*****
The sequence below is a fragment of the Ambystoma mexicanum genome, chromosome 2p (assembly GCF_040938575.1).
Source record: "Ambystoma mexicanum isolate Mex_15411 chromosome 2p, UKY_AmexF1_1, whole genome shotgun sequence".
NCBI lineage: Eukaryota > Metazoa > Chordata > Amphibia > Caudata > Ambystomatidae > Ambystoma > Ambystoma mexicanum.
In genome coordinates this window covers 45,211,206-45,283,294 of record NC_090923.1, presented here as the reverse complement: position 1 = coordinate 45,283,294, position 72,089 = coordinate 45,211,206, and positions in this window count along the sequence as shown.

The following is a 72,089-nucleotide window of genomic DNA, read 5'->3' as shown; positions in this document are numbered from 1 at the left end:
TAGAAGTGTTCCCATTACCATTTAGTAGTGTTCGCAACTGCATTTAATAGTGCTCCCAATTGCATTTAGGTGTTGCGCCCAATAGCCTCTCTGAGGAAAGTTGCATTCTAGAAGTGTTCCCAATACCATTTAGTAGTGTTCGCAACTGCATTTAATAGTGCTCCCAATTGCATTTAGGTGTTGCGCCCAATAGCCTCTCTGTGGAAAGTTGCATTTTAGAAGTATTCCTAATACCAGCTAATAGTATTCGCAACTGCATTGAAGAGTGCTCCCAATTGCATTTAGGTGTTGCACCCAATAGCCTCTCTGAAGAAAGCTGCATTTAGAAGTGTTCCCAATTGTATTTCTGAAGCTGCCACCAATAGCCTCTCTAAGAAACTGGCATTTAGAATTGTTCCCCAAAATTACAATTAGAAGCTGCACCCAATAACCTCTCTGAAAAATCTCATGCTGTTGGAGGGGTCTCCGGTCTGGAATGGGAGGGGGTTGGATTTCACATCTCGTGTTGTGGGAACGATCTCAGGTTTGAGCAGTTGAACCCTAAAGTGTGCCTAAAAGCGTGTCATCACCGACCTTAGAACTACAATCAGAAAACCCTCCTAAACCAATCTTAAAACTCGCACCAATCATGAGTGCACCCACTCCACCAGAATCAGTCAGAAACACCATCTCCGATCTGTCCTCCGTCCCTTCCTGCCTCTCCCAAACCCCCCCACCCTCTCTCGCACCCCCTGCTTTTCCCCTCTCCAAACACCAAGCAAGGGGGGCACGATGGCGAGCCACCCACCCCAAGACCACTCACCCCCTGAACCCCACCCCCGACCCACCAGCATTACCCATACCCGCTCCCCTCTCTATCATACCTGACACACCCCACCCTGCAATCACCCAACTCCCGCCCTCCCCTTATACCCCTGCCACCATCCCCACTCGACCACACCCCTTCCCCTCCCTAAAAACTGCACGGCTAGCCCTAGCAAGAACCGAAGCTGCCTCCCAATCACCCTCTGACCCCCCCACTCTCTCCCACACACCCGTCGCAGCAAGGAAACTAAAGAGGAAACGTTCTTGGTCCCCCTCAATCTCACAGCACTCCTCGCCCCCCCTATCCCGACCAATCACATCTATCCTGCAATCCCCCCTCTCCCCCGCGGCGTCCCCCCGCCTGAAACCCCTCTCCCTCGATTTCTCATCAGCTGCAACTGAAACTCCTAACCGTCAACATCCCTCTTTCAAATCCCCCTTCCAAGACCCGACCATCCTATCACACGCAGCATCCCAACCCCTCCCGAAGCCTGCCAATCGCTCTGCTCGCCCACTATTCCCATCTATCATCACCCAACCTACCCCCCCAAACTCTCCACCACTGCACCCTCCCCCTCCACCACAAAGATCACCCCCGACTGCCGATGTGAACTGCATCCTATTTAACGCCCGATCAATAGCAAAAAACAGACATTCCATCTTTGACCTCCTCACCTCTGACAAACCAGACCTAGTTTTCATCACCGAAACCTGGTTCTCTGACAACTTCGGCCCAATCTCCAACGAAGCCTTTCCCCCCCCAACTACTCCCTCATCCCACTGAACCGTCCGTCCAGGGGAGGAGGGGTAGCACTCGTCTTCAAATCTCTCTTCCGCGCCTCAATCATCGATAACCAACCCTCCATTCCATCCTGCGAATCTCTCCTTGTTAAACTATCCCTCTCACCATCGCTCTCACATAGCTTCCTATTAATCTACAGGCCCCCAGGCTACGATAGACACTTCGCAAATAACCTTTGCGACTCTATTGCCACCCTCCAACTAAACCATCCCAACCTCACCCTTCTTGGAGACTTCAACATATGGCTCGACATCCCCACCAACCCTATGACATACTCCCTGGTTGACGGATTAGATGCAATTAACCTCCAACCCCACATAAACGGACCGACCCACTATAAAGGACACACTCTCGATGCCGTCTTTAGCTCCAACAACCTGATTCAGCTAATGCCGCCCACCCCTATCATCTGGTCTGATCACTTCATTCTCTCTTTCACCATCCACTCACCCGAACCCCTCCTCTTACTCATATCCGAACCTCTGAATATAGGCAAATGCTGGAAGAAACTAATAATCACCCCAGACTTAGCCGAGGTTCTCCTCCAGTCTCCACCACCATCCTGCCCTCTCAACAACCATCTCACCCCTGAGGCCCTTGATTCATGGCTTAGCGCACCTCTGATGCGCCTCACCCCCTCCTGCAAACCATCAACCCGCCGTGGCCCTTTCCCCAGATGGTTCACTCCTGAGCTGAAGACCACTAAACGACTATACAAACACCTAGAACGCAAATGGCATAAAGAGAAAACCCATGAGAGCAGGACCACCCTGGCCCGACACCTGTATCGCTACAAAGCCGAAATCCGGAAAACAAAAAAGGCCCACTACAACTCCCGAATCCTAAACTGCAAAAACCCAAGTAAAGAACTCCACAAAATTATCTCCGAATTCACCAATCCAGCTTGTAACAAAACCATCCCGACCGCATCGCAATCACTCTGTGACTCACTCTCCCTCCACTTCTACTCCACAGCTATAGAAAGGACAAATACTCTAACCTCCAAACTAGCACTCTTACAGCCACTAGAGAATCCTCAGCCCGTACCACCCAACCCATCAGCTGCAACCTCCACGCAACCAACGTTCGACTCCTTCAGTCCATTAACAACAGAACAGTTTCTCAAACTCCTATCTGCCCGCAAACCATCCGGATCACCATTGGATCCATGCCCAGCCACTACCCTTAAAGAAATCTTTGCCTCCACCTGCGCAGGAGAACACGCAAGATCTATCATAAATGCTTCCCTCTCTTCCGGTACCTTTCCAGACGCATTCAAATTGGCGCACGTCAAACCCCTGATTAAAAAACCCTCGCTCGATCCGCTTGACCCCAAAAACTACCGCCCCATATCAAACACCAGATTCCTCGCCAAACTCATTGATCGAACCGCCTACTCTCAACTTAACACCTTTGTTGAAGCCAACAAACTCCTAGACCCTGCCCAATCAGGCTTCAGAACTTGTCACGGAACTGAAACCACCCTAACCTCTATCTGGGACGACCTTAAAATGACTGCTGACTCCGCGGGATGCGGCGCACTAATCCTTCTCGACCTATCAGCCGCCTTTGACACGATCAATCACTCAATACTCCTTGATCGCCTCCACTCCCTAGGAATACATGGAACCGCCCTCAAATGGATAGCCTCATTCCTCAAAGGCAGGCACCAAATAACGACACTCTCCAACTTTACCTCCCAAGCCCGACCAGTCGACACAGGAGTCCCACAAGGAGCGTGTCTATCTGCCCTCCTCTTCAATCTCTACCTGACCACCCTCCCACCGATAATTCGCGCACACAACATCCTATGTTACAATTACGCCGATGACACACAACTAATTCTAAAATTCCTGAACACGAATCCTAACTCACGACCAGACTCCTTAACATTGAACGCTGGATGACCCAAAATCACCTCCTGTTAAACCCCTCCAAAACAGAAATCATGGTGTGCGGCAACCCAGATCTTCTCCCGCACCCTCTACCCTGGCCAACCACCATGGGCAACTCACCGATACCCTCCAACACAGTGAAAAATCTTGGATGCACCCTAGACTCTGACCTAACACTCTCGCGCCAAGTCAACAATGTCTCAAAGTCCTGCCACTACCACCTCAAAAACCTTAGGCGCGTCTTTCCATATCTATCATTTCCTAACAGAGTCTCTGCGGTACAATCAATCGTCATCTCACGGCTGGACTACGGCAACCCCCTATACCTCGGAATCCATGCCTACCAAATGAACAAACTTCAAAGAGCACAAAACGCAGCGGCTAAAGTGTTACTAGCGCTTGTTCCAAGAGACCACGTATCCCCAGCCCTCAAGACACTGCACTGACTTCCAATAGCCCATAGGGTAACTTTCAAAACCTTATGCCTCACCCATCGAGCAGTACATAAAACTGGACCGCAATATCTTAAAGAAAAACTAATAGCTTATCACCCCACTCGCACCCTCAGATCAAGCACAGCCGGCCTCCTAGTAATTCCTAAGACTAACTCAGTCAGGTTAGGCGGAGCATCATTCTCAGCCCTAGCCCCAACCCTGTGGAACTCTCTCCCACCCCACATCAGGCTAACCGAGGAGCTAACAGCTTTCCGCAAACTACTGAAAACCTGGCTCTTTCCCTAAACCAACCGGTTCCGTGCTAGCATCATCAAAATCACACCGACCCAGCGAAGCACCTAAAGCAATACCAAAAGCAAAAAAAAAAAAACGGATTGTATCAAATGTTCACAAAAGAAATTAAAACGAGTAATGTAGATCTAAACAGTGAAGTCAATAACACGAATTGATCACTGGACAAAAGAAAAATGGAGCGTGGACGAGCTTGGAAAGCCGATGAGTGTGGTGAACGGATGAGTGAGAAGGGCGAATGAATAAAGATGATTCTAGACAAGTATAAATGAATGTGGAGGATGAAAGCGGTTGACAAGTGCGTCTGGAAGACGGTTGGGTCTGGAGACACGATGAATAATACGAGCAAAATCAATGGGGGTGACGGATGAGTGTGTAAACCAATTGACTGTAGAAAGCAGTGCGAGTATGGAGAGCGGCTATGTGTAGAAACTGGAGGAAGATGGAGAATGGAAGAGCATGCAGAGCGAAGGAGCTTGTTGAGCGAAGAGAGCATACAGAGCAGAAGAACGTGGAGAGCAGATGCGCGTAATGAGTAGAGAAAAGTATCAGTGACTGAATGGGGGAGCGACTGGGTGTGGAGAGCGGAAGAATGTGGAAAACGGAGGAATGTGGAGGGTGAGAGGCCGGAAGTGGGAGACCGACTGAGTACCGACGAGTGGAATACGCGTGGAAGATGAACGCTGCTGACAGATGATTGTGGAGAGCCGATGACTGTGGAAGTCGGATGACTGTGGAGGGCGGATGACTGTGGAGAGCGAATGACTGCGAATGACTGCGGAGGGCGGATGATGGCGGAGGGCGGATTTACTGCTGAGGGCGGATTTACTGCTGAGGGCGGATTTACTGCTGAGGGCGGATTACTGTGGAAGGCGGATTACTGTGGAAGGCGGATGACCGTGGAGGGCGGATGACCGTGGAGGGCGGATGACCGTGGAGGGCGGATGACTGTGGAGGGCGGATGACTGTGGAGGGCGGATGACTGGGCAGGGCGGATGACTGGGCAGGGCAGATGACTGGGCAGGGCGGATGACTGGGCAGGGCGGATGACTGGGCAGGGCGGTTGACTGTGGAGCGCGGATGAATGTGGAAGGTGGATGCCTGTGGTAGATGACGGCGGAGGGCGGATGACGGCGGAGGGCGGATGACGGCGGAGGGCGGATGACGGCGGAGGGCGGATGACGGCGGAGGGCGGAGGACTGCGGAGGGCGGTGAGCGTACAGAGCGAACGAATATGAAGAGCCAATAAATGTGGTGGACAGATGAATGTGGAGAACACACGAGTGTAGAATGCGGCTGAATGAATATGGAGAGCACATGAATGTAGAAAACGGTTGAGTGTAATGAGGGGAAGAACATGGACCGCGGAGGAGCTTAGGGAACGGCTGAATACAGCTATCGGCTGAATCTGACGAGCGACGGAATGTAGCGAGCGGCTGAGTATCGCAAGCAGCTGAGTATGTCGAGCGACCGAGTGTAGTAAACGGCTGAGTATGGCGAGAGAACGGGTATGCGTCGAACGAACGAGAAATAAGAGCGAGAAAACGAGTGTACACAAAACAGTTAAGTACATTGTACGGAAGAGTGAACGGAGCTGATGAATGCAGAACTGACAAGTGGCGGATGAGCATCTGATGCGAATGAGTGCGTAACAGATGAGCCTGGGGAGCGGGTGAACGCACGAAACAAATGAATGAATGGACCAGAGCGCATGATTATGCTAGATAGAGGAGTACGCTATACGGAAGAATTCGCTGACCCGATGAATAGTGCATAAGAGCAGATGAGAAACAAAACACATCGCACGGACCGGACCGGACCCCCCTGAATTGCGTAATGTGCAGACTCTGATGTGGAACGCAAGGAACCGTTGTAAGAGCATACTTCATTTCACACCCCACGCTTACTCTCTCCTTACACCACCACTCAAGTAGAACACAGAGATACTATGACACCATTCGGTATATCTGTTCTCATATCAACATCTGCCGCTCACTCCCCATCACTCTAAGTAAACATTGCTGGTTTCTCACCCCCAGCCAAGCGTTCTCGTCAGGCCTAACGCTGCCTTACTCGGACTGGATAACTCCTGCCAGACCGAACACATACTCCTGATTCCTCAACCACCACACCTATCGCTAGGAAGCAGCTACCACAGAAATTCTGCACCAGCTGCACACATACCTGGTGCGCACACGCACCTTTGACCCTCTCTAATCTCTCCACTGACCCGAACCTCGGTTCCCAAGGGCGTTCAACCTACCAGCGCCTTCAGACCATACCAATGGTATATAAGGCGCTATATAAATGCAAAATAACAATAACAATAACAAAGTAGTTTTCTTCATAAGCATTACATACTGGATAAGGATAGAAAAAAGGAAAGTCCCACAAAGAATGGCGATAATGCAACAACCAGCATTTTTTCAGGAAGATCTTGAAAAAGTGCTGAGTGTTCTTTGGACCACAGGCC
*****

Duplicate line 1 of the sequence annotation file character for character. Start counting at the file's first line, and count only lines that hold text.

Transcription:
The sequence below is a fragment of the Ambystoma mexicanum genome, chromosome 2p (assembly GCF_040938575.1).